It’s written into law, however, and Congress has acted in various ways to allow for debt since the country’s founding. The 14th Amendment refers to the validity of public debt in law. If lawmakers can’t agree to do something like raise the debt limit, what are the odds they’ll be able to do something like end the debt limit?
Should you be worried about the debt?
There are plenty of organizations and think thanks that would tell you it’s a huge problem.
There’s a growing school of thought among progressives that the debt is not as concerning as fiscal hawks and Republicans would have you think. Check out the Peter G. Peterson Foundation for the point of view that all this debt will fall on future generations.
The economist Stephanie Kelton, who pushes the idea of Modern Monetary Theory, argues that since the US prints its own currency, that private wealth balances out public debt.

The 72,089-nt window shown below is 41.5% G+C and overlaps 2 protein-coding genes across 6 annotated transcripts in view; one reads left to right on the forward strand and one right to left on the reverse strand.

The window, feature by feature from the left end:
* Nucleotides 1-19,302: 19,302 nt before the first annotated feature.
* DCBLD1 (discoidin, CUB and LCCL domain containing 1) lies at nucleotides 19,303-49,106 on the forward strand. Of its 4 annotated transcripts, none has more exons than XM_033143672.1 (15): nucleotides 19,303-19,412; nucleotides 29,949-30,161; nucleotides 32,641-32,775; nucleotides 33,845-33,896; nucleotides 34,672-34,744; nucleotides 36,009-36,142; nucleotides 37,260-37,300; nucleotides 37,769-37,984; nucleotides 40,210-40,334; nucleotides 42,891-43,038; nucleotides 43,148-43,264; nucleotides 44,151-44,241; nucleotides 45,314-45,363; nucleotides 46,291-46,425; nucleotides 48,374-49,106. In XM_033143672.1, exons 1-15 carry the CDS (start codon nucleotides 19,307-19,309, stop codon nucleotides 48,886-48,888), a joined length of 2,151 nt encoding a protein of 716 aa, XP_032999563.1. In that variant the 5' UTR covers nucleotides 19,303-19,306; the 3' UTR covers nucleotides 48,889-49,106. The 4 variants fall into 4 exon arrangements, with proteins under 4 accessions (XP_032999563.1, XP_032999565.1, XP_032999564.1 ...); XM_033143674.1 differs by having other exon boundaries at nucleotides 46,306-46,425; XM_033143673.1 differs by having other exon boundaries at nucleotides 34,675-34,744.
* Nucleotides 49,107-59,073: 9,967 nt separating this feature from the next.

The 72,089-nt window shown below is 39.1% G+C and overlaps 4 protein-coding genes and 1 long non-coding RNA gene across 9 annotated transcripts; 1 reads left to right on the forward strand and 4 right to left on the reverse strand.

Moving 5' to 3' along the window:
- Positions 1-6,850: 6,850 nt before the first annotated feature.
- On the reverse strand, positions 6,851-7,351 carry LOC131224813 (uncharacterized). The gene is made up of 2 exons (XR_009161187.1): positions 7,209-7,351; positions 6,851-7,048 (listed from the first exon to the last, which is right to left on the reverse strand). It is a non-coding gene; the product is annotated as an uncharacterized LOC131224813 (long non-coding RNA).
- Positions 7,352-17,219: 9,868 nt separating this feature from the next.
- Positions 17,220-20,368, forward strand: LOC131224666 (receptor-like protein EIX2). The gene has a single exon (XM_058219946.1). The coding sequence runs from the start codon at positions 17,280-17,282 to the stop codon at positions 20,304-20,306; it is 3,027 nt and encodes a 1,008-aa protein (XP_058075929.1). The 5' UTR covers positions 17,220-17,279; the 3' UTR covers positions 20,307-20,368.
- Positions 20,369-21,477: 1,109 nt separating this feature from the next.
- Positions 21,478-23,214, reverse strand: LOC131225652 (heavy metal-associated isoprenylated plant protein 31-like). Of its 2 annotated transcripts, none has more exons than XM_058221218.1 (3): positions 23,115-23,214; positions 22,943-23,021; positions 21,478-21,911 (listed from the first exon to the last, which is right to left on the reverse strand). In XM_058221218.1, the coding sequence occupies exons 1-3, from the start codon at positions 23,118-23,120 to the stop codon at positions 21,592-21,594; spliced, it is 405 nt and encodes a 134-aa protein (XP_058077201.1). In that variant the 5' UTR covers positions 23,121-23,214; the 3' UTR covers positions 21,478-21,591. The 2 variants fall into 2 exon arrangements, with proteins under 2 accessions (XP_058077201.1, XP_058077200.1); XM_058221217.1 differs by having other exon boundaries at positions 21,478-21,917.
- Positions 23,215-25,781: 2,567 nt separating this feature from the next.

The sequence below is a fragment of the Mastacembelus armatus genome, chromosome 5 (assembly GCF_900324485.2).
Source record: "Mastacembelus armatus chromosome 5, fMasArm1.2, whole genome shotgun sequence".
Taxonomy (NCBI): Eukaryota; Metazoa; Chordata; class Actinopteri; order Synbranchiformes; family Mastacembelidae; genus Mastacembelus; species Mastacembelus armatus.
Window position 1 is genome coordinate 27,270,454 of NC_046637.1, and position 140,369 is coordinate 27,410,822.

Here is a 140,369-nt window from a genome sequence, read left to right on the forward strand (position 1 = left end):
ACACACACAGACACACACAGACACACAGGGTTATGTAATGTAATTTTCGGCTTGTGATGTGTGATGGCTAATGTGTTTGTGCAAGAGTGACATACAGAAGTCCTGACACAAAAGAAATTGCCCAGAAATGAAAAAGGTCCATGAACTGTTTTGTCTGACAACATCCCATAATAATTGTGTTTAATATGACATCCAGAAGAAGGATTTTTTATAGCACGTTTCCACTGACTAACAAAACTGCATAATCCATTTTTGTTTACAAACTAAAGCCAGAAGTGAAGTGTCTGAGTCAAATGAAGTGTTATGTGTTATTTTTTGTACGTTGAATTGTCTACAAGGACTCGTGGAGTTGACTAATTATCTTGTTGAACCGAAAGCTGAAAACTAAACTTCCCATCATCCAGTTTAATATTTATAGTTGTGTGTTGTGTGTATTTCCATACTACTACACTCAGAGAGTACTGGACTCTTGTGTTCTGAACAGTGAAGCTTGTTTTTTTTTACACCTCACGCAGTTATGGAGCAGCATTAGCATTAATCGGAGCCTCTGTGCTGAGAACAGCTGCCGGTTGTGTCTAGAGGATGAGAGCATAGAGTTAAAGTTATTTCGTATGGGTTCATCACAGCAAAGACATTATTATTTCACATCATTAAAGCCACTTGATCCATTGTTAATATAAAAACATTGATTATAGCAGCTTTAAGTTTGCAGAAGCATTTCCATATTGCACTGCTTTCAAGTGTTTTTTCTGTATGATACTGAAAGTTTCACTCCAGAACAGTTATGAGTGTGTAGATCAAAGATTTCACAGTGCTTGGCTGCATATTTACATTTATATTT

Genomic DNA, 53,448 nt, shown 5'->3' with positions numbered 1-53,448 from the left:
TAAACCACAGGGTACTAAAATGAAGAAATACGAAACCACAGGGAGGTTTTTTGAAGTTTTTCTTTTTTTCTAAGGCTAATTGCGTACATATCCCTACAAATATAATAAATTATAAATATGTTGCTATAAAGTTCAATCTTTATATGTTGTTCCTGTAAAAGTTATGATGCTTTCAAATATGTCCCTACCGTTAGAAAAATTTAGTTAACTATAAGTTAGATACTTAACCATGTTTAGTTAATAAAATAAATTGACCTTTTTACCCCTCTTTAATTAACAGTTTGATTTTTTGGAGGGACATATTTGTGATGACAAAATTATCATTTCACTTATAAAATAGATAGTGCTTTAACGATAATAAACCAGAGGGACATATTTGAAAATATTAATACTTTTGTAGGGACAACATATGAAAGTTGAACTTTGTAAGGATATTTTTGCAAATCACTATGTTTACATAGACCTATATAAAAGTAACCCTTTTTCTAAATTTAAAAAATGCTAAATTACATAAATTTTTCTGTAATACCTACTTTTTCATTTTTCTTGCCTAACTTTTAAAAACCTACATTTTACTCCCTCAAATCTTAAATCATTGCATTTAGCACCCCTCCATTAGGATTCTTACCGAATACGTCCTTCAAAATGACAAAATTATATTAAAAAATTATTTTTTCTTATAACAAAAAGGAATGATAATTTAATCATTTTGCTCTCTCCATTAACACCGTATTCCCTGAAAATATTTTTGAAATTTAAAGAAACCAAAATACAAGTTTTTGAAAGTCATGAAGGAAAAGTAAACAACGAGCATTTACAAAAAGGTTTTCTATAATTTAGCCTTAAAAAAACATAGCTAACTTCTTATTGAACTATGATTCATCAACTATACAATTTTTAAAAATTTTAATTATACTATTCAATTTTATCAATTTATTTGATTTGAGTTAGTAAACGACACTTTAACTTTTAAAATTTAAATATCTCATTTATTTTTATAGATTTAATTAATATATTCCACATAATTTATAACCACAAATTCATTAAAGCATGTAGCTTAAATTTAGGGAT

The government balance sheet, she said in a recent Ted Talk, isn’t like you’re personal balance sheet. The US government, unlike you, can print money.
“As the issuer of the currency, it doesn’t have to worry about running out of money. It can afford to buy whatever is available and for sale in its own currency. That might involve spending on roads and bridges, a military arsenal, or hospitals and schools. Finding the votes to pass a spending bill can be hard, but finding the money is never a problem. They just create it,” she said.